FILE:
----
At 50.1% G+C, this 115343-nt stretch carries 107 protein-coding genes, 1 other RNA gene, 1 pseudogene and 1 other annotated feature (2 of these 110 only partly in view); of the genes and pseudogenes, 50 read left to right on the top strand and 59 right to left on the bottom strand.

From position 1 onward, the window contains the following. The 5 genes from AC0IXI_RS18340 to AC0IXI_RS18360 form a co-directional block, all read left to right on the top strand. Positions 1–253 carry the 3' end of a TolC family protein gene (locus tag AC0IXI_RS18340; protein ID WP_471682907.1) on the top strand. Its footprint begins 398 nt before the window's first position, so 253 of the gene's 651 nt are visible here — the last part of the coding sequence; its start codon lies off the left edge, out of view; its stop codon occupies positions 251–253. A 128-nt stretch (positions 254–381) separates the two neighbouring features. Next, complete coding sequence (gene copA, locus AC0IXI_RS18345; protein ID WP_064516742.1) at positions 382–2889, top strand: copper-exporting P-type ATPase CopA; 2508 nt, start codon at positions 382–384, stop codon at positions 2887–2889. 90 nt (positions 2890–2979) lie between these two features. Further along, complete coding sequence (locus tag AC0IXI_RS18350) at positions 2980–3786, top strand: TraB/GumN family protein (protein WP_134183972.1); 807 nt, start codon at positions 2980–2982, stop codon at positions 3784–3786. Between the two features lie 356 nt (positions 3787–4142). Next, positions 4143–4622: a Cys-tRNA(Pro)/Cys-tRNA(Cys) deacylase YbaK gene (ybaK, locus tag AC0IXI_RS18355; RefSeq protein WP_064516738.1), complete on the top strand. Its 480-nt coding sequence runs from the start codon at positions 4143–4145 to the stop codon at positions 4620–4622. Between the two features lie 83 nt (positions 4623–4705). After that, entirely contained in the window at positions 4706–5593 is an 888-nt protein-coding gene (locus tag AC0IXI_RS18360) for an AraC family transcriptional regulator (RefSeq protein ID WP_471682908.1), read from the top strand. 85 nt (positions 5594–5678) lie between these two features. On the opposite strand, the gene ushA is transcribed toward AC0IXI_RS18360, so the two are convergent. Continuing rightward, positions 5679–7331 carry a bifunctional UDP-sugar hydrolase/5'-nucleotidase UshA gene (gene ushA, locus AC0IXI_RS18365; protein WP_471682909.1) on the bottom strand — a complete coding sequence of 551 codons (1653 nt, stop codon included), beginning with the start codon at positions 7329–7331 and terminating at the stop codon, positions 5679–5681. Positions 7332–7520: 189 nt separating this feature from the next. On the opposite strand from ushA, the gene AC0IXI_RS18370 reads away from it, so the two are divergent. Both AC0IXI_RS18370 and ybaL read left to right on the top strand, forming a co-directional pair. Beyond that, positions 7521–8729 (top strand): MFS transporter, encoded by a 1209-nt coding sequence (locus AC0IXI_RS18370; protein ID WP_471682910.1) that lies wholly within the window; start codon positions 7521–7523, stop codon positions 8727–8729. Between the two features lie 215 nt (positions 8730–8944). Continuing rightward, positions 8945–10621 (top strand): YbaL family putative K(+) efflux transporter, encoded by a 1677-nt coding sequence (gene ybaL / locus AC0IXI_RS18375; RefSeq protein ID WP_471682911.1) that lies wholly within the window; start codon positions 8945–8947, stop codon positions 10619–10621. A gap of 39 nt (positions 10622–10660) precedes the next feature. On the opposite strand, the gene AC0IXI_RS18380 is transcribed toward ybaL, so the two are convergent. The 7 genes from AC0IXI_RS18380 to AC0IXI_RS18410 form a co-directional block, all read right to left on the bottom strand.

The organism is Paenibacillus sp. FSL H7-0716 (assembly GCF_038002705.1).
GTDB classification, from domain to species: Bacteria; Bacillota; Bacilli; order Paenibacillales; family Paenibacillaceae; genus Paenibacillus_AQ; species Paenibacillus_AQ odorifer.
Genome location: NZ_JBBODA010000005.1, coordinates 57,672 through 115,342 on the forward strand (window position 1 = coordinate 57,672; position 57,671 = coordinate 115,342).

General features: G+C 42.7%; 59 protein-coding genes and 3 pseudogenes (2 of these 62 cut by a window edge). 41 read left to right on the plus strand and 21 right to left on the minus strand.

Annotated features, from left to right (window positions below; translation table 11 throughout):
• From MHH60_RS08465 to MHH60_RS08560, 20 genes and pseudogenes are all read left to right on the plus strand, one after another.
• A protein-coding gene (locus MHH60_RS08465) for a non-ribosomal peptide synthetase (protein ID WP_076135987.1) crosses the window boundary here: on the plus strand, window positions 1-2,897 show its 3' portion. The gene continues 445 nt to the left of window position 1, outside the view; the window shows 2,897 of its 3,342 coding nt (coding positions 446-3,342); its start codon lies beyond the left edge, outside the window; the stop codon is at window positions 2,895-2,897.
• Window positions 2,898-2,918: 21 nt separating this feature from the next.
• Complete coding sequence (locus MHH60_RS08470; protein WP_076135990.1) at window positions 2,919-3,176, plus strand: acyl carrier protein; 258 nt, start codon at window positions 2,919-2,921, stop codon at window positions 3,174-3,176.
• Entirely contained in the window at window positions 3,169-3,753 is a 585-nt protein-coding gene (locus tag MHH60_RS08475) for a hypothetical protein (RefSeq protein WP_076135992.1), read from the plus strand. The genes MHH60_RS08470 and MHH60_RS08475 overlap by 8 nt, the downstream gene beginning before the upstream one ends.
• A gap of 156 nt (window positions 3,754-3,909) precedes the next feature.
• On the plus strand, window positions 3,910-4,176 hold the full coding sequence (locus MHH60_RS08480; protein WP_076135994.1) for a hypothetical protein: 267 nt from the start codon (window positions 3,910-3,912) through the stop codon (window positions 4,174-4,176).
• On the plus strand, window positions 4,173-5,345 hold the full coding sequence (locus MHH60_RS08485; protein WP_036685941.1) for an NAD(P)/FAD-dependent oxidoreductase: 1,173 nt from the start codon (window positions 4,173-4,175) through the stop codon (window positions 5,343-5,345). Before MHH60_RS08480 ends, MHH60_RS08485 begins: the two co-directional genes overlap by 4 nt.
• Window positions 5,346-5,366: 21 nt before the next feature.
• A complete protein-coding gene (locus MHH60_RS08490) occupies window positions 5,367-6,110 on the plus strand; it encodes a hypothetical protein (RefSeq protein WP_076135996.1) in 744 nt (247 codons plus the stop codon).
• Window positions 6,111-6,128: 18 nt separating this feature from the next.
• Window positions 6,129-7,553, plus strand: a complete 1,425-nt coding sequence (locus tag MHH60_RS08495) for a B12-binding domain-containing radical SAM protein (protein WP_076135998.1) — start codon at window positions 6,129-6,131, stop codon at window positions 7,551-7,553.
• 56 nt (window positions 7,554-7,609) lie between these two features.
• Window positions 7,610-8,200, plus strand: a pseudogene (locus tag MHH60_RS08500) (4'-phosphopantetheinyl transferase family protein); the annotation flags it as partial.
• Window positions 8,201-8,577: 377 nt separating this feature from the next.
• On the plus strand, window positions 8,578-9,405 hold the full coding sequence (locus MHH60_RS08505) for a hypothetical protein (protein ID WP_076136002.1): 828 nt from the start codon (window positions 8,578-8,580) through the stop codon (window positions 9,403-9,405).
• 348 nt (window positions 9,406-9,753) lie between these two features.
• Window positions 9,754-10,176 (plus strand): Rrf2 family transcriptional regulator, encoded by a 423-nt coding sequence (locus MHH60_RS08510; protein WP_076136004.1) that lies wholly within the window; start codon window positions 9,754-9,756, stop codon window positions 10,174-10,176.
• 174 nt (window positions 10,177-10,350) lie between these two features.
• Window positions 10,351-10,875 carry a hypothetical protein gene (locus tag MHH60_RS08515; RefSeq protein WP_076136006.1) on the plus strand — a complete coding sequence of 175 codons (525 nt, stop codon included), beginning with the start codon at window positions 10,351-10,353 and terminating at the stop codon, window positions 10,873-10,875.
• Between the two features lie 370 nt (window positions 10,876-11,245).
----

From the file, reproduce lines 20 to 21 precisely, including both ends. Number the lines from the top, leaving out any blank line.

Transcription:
• 56 nt (window positions 7,554-7,609) lie between these two features.
• Window positions 7,610-8,200, plus strand: a pseudogene (locus tag MHH60_RS08500) (4'-phosphopantetheinyl transferase family protein); the annotation flags it as partial.